This has got to be one of the most buzzed about mixtapes in recent months. Hit’s recent turn (back) to rapping has garnered plenty of approval both within the industry and with the fans, and this marks his first full release since making that shift.
The first track, Jay-Z Interview, won a huge amount of people over, whilst the recent Old School Caddy featuring Kid Cudi wasn’t without its charms either. Two more of the G.O.O.D. Music family are in for assists here as Big Sean and John Legend make appearances, alongside Bun B, Stacy Barthe and Chip Tha Ripper, setting Hit up with plenty of assists to deliver the goods on this 11-track project. Free grab available belowover at Hit-Boy’s house.
After the overwhelmingly positive reaction to the N***** In Paris producer’s debut rap single, Jay-Z Interview, Hit-Boy comes through with the follow-up and grabs the recently-reclusive Kid Cudi for an assist.
The aforementioned single drew plenty of comparisons with an early Kanye West, both for the transition from rapper to producer to rapper/producer, and for the Hit’s rapping style throughout. This should set him apart a little more however, as Hit’s flow is much more compact and pacey, displaying a surprising level of skill throughout. The raps themselves are decent enough throughout, working well with the speedy yet contemplative production, though they’d benefit from a little more emotion. Cudi does a great job with his cameo, bringing a high-paced verse of his own that’s got a couple of nice repeatables and rides along well with the production. Another good track from Hit-Boy, and let’s hope he keeps this form up.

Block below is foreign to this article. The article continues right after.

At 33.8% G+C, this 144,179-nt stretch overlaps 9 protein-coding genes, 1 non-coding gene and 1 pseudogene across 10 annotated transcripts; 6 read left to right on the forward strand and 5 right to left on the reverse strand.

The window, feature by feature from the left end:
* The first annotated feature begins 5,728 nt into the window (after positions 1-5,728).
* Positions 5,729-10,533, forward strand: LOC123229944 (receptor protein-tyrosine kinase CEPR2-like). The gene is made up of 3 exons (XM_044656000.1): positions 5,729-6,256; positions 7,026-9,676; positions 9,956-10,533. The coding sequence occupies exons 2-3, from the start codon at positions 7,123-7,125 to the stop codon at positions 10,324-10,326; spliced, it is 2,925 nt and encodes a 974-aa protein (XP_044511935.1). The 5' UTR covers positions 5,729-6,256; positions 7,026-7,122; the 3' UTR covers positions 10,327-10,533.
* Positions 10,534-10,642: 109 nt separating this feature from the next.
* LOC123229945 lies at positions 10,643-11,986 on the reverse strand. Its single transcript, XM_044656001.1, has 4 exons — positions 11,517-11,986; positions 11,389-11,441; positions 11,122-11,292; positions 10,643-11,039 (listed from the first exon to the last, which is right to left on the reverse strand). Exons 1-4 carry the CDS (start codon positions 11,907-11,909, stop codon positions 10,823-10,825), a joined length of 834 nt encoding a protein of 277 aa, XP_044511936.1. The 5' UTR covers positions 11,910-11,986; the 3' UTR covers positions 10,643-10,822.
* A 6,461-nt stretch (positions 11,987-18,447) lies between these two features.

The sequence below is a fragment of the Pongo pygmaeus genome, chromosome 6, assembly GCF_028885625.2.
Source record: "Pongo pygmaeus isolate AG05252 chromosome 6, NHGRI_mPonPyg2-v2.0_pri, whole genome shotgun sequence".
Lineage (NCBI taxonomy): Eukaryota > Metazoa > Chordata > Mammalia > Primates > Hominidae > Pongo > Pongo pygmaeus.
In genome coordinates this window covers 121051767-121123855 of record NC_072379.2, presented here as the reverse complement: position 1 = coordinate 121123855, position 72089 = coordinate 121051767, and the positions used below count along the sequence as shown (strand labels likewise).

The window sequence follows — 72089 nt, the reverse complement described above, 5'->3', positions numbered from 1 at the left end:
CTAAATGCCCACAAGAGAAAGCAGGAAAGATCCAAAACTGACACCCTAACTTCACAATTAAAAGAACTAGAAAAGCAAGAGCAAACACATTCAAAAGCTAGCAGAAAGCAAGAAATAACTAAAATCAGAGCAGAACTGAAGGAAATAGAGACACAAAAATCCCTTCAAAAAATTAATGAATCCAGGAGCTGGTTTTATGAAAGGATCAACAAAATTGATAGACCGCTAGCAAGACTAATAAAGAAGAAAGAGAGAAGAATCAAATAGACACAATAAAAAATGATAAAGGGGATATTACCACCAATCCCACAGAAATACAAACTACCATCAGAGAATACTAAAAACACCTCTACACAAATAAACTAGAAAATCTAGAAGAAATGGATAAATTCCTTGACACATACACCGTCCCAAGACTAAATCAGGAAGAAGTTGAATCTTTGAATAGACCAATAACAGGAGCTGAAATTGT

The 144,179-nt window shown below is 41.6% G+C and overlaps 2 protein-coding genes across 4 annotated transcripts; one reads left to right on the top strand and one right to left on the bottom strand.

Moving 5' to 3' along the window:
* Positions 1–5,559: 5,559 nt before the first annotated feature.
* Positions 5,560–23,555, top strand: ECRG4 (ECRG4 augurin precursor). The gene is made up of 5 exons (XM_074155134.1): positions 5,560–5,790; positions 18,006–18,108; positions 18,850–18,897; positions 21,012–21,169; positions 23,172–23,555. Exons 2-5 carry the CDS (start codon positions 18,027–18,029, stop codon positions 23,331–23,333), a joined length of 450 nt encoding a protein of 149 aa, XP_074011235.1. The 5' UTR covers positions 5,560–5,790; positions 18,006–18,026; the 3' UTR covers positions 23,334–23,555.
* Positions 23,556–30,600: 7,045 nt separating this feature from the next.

Second A$AP blast of the day, and this one comes straight from Rocky’s upcoming debut album, LongLiveA$AP, with Rocky dropping off the first single today as promised.
Picking up from where LiveLoveA$AP left off, Rocky once again relies heavily on his style over substance, keeping things relatively uncomplicated and riding the Hit-Boy production crisply and with confidence, without ever really breaking a sweat. The beat is definitely a grower, thanks in part to a bevvy of small nuances that become more apparent with each listen, but mostly due to Hit-Boy’s hypnotising drum work and addictively airy melodies combining to good effect, whilst the bass snakes through various different ‘moods’ with great skill. A$AP Rocky’s key skill is his synergistic connection with an instrumental, and this is another fine example of that, with arguably more replayability than some of his back catalogue thanks to an instrumental that improves with every listen.